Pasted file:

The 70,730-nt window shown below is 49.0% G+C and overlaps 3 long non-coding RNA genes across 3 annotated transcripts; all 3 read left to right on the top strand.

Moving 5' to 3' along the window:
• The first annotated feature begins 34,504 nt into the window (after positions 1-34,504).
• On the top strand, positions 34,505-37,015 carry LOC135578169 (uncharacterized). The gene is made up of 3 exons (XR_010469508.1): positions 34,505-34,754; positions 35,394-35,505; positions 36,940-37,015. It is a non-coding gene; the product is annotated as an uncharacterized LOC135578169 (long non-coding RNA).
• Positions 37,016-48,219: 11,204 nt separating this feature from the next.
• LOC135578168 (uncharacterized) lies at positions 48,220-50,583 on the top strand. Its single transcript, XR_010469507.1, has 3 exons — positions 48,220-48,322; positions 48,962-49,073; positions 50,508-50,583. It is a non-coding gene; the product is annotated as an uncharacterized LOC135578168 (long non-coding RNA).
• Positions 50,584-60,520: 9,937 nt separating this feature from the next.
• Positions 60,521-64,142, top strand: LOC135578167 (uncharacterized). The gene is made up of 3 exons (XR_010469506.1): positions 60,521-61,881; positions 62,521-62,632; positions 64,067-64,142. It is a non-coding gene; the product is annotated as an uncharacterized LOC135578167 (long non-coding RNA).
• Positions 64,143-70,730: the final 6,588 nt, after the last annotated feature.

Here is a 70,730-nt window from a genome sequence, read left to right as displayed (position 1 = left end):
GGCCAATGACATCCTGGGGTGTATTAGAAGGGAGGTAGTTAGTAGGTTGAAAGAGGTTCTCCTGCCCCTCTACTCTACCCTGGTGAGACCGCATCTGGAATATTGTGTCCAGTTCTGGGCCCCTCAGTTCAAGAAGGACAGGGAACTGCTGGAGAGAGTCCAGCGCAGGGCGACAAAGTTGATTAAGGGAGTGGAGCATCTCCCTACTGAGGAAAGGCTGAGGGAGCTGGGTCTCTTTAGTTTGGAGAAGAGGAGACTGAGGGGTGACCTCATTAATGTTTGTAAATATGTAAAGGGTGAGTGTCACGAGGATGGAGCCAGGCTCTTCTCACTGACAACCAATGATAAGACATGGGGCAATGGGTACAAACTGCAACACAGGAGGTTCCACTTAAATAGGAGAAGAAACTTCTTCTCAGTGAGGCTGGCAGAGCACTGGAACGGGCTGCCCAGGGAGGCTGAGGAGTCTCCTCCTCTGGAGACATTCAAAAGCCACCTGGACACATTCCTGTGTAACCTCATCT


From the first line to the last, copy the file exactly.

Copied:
The 70,730-nt window shown below is 49.0% G+C and overlaps 3 long non-coding RNA genes across 3 annotated transcripts; all 3 read left to right on the top strand.

Moving 5' to 3' along the window:
• The first annotated feature begins 34,504 nt into the window (after positions 1-34,504).
• On the top strand, positions 34,505-37,015 carry LOC135578169 (uncharacterized). The gene is made up of 3 exons (XR_010469508.1): positions 34,505-34,754; positions 35,394-35,505; positions 36,940-37,015. It is a non-coding gene; the product is annotated as an uncharacterized LOC135578169 (long non-coding RNA).
• Positions 37,016-48,219: 11,204 nt separating this feature from the next.
• LOC135578168 (uncharacterized) lies at positions 48,220-50,583 on the top strand. Its single transcript, XR_010469507.1, has 3 exons — positions 48,220-48,322; positions 48,962-49,073; positions 50,508-50,583. It is a non-coding gene; the product is annotated as an uncharacterized LOC135578168 (long non-coding RNA).
• Positions 50,584-60,520: 9,937 nt separating this feature from the next.
• Positions 60,521-64,142, top strand: LOC135578167 (uncharacterized). The gene is made up of 3 exons (XR_010469506.1): positions 60,521-61,881; positions 62,521-62,632; positions 64,067-64,142. It is a non-coding gene; the product is annotated as an uncharacterized LOC135578167 (long non-coding RNA).
• Positions 64,143-70,730: the final 6,588 nt, after the last annotated feature.

Here is a 70,730-nt window from a genome sequence, read left to right as displayed (position 1 = left end):
GGCCAATGACATCCTGGGGTGTATTAGAAGGGAGGTAGTTAGTAGGTTGAAAGAGGTTCTCCTGCCCCTCTACTCTACCCTGGTGAGACCGCATCTGGAATATTGTGTCCAGTTCTGGGCCCCTCAGTTCAAGAAGGACAGGGAACTGCTGGAGAGAGTCCAGCGCAGGGCGACAAAGTTGATTAAGGGAGTGGAGCATCTCCCTACTGAGGAAAGGCTGAGGGAGCTGGGTCTCTTTAGTTTGGAGAAGAGGAGACTGAGGGGTGACCTCATTAATGTTTGTAAATATGTAAAGGGTGAGTGTCACGAGGATGGAGCCAGGCTCTTCTCACTGACAACCAATGATAAGACATGGGGCAATGGGTACAAACTGCAACACAGGAGGTTCCACTTAAATAGGAGAAGAAACTTCTTCTCAGTGAGGCTGGCAGAGCACTGGAACGGGCTGCCCAGGGAGGCTGAGGAGTCTCCTCCTCTGGAGACATTCAAAAGCCACCTGGACACATTCCTGTGTAACCTCATCT